While natural language offers a convenient shared interface for humans and robots, enabling robots to interpret and follow language commands remains a longstanding challenge in manipulation. A crucial step to realizing a performant instruction-following robot is achieving semantic manipulation, where a robot interprets language at different specificities, from high-level instructions like "Pick up the stuffed animal" to more detailed inputs like "Grab the left ear of the elephant." To tackle this, we propose Keypoints + Instructions to Execution (KITE), a two-step framework for semantic manipulation which attends to both scene semantics (distinguishing between different objects in a visual scene) and object semantics (precisely localizing different parts within an object instance). KITE first grounds an input instruction in a visual scene through 2D image keypoints, providing a highly accurate object-centric bias for downstream action inference. Provided an RGB-D scene observation, KITE then executes a learned keypoint-conditioned skill to carry out the instruction. The combined precision of keypoints and parameterized skills enables fine-grained manipulation with generalization to scene and object variations. Empirically, we demonstrate KITE in 3 real-world environments: long-horizon 6-DoF tabletop manipulation, semantic grasping, and a high-precision coffee-making task. In these settings, KITE achieves a 75%, 70%, and 71% overall success rate for instruction-following, respectively. KITE outperforms frameworks that opt for pre-trained visual language models over keypoint-based grounding, or omit skills in favor of end-to-end visuomotor control, all while being trained from fewer or comparable amounts of demonstrations. Supplementary material, datasets, code, and videos can be found on our website: http://tinyurl.com/kite-site.
We introduce the ObjectFolder Benchmark, a benchmark suite of 10 tasks for multisensory object-centric learning, centered around object recognition, reconstruction, and manipulation with sight, sound, and touch. We also introduce the ObjectFolder Real dataset, including the multisensory measurements for 100 real-world household objects, building upon a newly designed pipeline for collecting the 3D meshes, videos, impact sounds, and tactile readings of real-world objects. We conduct systematic benchmarking on both the 1,000 multisensory neural objects from ObjectFolder, and the real multisensory data from ObjectFolder Real. Our results demonstrate the importance of multisensory perception and reveal the respective roles of vision, audio, and touch for different object-centric learning tasks. By publicly releasing our dataset and benchmark suite, we hope to catalyze and enable new research in multisensory object-centric learning in computer vision, robotics, and beyond. Project page: https://objectfolder.stanford.edu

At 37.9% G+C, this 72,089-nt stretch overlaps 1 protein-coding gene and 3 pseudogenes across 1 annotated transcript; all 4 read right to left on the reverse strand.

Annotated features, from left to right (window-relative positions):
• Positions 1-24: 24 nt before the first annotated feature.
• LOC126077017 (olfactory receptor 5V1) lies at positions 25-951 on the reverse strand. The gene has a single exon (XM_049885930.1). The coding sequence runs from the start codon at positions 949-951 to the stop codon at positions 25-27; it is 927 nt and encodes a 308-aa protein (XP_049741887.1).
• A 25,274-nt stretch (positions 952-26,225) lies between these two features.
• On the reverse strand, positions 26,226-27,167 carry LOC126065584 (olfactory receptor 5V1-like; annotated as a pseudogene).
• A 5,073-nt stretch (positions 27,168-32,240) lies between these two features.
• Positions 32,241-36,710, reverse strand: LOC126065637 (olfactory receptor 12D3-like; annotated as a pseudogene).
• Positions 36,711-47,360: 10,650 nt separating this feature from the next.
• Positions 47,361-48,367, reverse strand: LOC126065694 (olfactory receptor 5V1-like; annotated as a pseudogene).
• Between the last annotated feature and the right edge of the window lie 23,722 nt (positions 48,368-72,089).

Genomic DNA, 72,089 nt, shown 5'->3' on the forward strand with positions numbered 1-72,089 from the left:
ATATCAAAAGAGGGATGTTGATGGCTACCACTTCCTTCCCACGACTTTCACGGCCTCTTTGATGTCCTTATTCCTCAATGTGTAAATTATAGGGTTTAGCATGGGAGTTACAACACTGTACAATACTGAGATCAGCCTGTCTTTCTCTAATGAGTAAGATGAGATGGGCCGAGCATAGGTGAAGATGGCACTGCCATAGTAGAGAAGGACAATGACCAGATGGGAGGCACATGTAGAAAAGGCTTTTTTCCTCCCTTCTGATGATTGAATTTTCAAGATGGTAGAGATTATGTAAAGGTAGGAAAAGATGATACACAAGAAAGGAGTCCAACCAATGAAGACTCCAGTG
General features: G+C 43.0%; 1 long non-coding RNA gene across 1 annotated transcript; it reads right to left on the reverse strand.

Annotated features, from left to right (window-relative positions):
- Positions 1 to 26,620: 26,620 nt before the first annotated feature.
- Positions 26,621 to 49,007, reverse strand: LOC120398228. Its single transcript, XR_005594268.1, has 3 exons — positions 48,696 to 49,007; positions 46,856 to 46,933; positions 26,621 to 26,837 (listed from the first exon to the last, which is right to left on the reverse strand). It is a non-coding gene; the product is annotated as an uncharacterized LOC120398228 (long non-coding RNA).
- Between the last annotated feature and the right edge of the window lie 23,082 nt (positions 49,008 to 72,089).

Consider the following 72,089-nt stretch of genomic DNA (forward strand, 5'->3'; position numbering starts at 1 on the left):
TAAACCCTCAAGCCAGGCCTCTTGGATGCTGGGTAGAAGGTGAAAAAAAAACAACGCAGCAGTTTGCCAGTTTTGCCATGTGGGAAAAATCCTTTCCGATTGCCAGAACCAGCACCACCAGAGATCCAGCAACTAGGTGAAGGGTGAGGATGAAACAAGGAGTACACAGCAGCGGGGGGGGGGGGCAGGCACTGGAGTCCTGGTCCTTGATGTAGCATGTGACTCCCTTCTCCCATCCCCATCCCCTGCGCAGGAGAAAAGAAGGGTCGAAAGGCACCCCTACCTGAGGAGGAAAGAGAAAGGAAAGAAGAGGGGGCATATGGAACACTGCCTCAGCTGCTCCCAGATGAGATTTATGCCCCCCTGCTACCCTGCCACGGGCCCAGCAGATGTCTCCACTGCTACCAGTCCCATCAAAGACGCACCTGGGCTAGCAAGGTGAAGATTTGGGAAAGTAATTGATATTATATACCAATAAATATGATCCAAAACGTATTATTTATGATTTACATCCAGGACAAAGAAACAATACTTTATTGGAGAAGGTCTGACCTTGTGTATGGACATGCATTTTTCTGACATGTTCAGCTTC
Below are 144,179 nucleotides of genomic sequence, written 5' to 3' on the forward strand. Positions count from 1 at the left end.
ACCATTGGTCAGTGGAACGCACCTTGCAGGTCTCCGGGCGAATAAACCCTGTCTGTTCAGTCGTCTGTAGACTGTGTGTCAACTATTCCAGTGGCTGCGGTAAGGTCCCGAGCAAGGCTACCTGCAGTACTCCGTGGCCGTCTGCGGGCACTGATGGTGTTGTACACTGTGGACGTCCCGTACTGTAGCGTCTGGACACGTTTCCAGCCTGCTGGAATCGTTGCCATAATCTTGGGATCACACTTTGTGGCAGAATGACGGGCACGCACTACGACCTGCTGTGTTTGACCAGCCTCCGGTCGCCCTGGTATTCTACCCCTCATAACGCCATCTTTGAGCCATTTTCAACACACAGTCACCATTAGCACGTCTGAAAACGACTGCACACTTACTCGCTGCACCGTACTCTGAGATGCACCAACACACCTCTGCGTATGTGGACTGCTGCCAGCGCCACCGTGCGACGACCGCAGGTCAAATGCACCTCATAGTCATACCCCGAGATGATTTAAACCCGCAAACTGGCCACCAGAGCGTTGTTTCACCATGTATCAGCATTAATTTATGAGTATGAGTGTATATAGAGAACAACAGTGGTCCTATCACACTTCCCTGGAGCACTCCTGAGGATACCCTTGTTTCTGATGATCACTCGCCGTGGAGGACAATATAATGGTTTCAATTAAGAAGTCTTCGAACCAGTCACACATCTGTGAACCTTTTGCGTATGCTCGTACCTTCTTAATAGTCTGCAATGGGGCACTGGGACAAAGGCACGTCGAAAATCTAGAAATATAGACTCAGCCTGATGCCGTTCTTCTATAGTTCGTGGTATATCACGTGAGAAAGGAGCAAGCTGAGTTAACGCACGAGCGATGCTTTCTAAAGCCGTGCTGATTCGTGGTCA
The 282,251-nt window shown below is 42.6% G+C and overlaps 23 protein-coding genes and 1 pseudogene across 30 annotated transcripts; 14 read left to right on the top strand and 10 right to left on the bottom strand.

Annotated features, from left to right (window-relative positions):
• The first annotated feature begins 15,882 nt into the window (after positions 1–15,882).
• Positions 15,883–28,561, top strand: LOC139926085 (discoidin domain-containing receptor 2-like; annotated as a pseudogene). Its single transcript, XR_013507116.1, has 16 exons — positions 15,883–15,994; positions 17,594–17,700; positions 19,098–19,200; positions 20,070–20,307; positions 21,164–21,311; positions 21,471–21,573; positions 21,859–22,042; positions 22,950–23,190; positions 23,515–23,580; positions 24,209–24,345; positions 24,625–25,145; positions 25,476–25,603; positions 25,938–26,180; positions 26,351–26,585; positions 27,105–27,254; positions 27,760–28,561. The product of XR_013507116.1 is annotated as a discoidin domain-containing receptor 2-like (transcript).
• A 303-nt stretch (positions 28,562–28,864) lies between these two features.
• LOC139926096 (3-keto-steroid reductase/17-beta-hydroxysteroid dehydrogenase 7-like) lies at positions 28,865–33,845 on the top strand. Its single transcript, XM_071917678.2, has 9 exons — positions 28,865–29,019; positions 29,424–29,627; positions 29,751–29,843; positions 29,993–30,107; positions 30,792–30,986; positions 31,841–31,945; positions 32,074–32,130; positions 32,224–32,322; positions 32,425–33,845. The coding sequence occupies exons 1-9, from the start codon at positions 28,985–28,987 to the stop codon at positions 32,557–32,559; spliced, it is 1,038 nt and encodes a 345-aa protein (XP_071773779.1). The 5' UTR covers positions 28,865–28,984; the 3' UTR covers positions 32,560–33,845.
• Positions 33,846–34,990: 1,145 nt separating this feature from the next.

For a robot to personalize physical assistance effectively, it must learn user preferences that can be generally reapplied to future scenarios. In this work, we investigate personalization of household cleanup with robots that can tidy up rooms by picking up objects and putting them away. A key challenge is determining the proper place to put each object, as people's preferences can vary greatly depending on personal taste or cultural background. For instance, one person may prefer storing shirts in the drawer, while another may prefer them on the shelf. We aim to build systems that can learn such preferences from just a handful of examples via prior interactions with a particular person. We show that robots can combine language-based planning and perception with the few-shot summarization capabilities of large language models (LLMs) to infer generalized user preferences that are broadly applicable to future interactions. This approach enables fast adaptation and achieves 91.2% accuracy on unseen objects in our benchmark dataset. We also demonstrate our approach on a real-world mobile manipulator called TidyBot, which successfully puts away 85.0% of objects in real-world test scenarios.
We present CARTO, a novel approach for reconstructing multiple articulated objects from a single stereo RGB observation. We use implicit object-centric representations and learn a single geometry and articulation decoder for multiple object categories. Despite training on multiple categories, our decoder achieves a comparable reconstruction accuracy to methods that train bespoke decoders separately for each category. Combined with our stereo image encoder we infer the 3D shape, 6D pose, size, joint type, and the joint state of multiple unknown objects in a single forward pass. Our method achieves a 20.4% absolute improvement in mAP 3D IOU50 for novel instances when compared to a two-stage pipeline. Inference time is fast and can run on a NVIDIA TITAN XP GPU at 1 HZ for eight or less objects present. While only trained on simulated data, CARTO transfers to real-world object instances. Code and evaluation data is available at: http://carto.cs.uni-freiburg.de
We propose Text2Motion, a language-based planning framework enabling robots to solve sequential manipulation tasks that require long-horizon reasoning. Given a natural language instruction, our framework constructs both a task- and policy-level plan that is verified to reach inferred symbolic goals. Text2Motion uses skill feasibility heuristics encoded in learned Q-functions to guide task planning with Large Language Models. Whereas previous language-based planners only consider the feasibility of individual skills, Text2Motion actively resolves geometric dependencies spanning skill sequences by performing policy sequence optimization during its search. We evaluate our method on a suite of problems that require long-horizon reasoning, interpretation of abstract goals, and handling of partial affordance perception. Our experiments show that Text2Motion can solve these challenging problems with a success rate of 64%, while prior state-of-the-art language-based planning methods only achieve 13%. Text2Motion thus provides promising generalization characteristics to semantically diverse sequential manipulation tasks with geometric dependencies between skills.